Presented results seem to indicate the heterogenetic nature of DH pathogenesis suggesting that both autoimmune and autoinflammatory phenomena may be involved in DH cutaneous pathology.
These observations may imply that the cutaneous rashes lumped together as DH have no uniform pathogenesis: in some cases, particularly those connected with the nickel hypersensitivity, autoinflammation predominantly underlies the disease (IL-6 contributes to this process), whereas in other cases autoimmunity is the main pathogenic mechanism.
This preliminary hypothesis on the possible dual functions of IL-6 as a molecule that interacts between the immune and inflammatory system, offers a new opportunity to study the pathogenesis of autoantibody-mediated cell separation and blister formation in the DH skin. Perhaps, DH should be added to the growing list of diseases in pathogenesis of which autoinflammation is hypothesized in recent reviews [29, 30]. It is felt then that research studies utilizing various experimental approaches are needed to resolve this intriguing issue, which might offer novel possibilities for the management of DH.

This study was partly funded from the grant of the Polish Ministry of Science and Higher Education (N N 401 00 12 39).
A part of this study was accepted for presentation at the 44th Annual ESDR Meeting (10-13 September 2014, Copenhagen, Denmark): Unrelated cutaneous expressions of interleukin-6 and neutrophil elastase are also unlinked to IgA antibodies to gliadin nonapeptides, epidermal and tissue transglutaminases in dermatitis herpetiformis (abstract no. 099). J Invest Dermarol 2014; 134 suppl. 2: s.17.

References

1. Dmochowski M (ed.). (2006): Opryszczkowate zapalenie skóry. In: Autoimmunizacyjne dermatozy pęcherzowe. Wydawnictwo Naukowe AM w Poznaniu, Poznań: 1-311 (printed text and iconography on CD) ISBN 83-60187-21-5: www.dmochowski.com.pl (2004).
2. Gornowicz-Porowska J, Seraszek-Jaros A, Kaczmarek E, et al. (2012): IgA autoantibodies to gliadin nonapeptides, tissue transglutaminase and epidermal transglutaminase are associated, but unrelated to neutrophil elastase expression in lesional skin in human dermatitis herpetiformis. Post Derm Alergol 29: 233-239.
3. Gornowicz-Porowska J, Bowszyc-Dmochowska M, Seraszek-Jaros A, et al. (2012): Association between levels of IgA antibodies to tissue transglutaminase and gliadin-related nonapeptides in dermatitis herpetiformis. Scientific World Journal 2012: 363296.
4. Gornowicz-Porowska J, Bowszyc-Dmochowska M, Dmochowski M (2012): Autoimmunity-driven enzymatic remodeling of the dermal-epidermal junction in bullous pemphigoid and dermatitis herpetiformis. Autoimmunity 45: 71-80.
5. Dieterich W, Laag E, Bruckner-Tuderman L, et al. (1999): Antibodies to tissue transglutaminase as serologic markers in patients with dermatitis herpetiformis. J Invest Dermatol 113: 133-136.
6. Sárdy M, Kárpáti S, Merkl B, et al. (2002): Epidermal transglutaminase (TGase 3) is the autoantigen of dermatitis herpetiformis. J Exp Med 195: 747-757.
7. Gornowicz-Porowska J (2012): Expression of neutrophil elastase in relation to the autoimmunity to epidermal transglutaminase, BP180, BP230, desmoglein 1 and 3 in autoimmune blistering dermatoses. ISBN 978-3-8454-3373-8, LAP Lambert Academic Publishing GmbH&Co Kg.
8. Schwertz E, Kahlenberg F, Sack U, et al. (2004): Serologic assay based on gliadin-related nonapeptides as a highly sensitive and specific diagnostic aid in celiac disease. Clin Chem 50: 2370-2375.
9. Mendes FB, Hissa-Elian A, Abreu MA, Gonçalves VS (2013): Review: dermatitis herpetiformis. An Bras Dermatol 88: 594-599.
10. Plotnikova N, Miller JL (2013): Dermatitis herpetiformis. Skin Therapy Lett 18: 1-3.
11. Hirano T (2010): Interleukin 6 in autoimmune and inflammatory diseases: a personal memoir. Proc Jpn Acad Ser B Phys Biol Sci 86: 717-730.
12. Paquet P, Piérard GE (1996): Interleukin-6 and the skin. Int Arch Allergy Immunol 109: 308-317.
13. Yao X, Huang J, Zhong H, et al. (2014): Targeting interleukin-6 in inflammatory autoimmune diseases and cancers. Pharmacol Ther 141: 125-139.
14. Wehrens R, Franceschi P (2012): Thresholding for biomarker selection in multivariate data using Higher Criticism. Mol Biosyst 8: 2339-2346.
15. Caproni M, Feliciani C, Fuligni A, et al. (1998): Th2-like cytokine activity in dermatitis herpetiformis. Br J Dermatol 138: 242-247.
16. Kasperkiewicz M, Tukaj S, Gembicki AJ, et al. (2014): Evidence for a role of autoantibodies to heat shock protein 60, 70, and 90 in patients with dermatitis herpetiformis. Cell Stress Chaperones [Epub ahead of print]. DOI: 10.1007/s12192-014-0507-6.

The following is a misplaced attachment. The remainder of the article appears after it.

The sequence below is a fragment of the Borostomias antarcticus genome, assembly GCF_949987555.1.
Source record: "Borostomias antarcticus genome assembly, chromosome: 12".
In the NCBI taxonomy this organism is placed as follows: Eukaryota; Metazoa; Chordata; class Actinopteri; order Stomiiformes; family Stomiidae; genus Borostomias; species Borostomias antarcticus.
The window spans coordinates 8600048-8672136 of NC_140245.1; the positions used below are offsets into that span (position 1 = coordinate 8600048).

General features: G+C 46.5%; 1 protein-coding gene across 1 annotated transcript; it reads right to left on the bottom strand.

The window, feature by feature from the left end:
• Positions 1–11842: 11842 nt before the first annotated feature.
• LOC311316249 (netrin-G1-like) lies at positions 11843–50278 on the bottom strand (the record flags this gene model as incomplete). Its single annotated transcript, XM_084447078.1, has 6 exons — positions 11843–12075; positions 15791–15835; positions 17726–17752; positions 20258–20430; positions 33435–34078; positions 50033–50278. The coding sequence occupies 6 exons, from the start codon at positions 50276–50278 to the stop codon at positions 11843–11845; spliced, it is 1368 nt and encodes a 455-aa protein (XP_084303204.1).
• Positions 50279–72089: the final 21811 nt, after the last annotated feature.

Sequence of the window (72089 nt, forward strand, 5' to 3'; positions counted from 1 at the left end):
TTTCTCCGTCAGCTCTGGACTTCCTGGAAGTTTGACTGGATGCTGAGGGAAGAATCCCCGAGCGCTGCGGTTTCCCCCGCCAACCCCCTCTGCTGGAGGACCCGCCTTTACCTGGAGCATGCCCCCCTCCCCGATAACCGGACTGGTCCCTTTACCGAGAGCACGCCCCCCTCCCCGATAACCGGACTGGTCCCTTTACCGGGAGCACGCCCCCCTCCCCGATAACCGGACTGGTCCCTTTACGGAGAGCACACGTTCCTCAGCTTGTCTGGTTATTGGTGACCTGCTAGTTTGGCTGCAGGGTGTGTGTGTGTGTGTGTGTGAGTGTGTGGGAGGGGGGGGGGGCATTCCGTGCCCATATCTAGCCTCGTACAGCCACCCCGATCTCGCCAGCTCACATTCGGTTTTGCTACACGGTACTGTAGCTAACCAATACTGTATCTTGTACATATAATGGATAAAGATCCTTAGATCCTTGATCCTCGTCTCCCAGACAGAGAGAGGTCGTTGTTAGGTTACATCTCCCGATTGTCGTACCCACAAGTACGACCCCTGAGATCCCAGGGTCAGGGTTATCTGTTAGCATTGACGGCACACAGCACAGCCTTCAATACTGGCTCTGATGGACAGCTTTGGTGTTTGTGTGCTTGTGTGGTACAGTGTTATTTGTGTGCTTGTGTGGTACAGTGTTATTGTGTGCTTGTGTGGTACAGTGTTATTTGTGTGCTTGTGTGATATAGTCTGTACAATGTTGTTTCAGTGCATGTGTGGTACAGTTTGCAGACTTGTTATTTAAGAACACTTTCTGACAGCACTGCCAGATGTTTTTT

17. Sosroseno W (1995): The immunology of nickel-induced allergic contact dermatitis. Asian Pac J Allergy Immunol 13: 173-181.
18. Dhingra N, Shemer A, Correa da Rosa J, et al. (2014): Molecular profiling of contact dermatitis skin identifies allergen-dependent differences in immune response. J Allergy Clin Immunol 134: 362-372. DOI: 10.1016/j.jaci.2014.03.009.
19. Frohm M, Agerberth B, Ahangari G, et al. (1997): The expression of the gene coding for the antibacterial peptide LL-37 is induced in human keratinocytes during inflammatory disorders. J Biol Chem 272: 15258-15263.
20. Bowszyc-Dmochowska M, Seraszek A, Kaczmarek E, et al. (2009): Low strength of correlation between the intensity of neutrophil elastase expression in lesional skin and the level of serum IgA antibodies to epidermal transglutaminase in dermatitis herpetiformis. Open Autoimmun J 1: 1-4.
21. Ramsay AJ, Husband AJ, Ramshaw IA, et al. (1994): The role of interleukin-6 in mucosal IgA antibody responses in vivo. Science 264: 561-563.
22. Doria A, Zen M, Bettio S, et al. (2012): Autoinflammation and autoimmunity: bridging the divide. Autoimmun Rev 12: 22-30.
23. Duś M, Dańczak-Pazdrowska A, Gornowicz J, et al. (2009): Przejściowe ujawnienie się opryszczkowatego zapalenia skóry u kobiety z predyspozycją rodzinną wywołane przyjmowaniem propafenonu. Post Derm Alergol 26: 239-242.
24. Dmochowski M, Neumann E, Bowszyc-Dmochowska M, et al. (1995): Dermatitis herpetiformis following interferon-alpha therapy. Post Derm 12: 7-10.
25. Borghi-Scoazec G, Merle P, Scoazec JY, et al. (2004): Onset of dermatitis herpetiformis after treatment by interferon and ribavirin for chronic hepatitis C. J Hepatol 40: 871-872.
26. Dmochowski M, Januszkiewicz-Lewandowska D, Bowszyc-Dmochowska M (2007): Interferon-alpha and dermatitis herpetiformis. Dermatol Klin 9: 237-238.
27. Dolcino M, Cozzani E, Riva S, et al. (2012): Gene expression profiling in dermatitis herpetiformis skin lesions. Clin Dev Immunol 2012: 198956.
28. Hall RP 3rd, Takeuchi F, Benbenisty KM, Streilein RD (2006): Cutaneous endothelial cell activation in normal skin of patients with dermatitis herpetiformis associated with increased serum levels of IL-8, sE-Selectin, and TNF-αlpha. J Invest Dermatol 126: 1331-1337.
29. Beer HD, Contassot E, French LE (2014): The inflammasomes in autoinflammatory diseases with skin involvement. J Invest Dermatol 134: 1805-1810.
30. Nguyen TV, Cowen EW, Leslie KS (2013): Autoinflammation: From monogenic syndromes to common skin diseases. J Am Acad Dermatol 68: 834-853.
Copyright: © 2014 Polish Society of Experimental and Clinical Immunology This is an Open Access article distributed under the terms of the Creative Commons Attribution-NonCommercial-ShareAlike 4.0 International (CC BY-NC-SA 4.0) License (http://creativecommons.org/licenses/by-nc-sa/4.0/), allowing third parties to copy and redistribute the material in any medium or format and to remix, transform, and build upon the material, provided the original work is properly cited and states its license.
FEATURED PRODUCTS
Quick links
© 2019 Termedia Sp. z o.o. All rights reserved.
Developed by Bentus.
PayU - płatności internetowe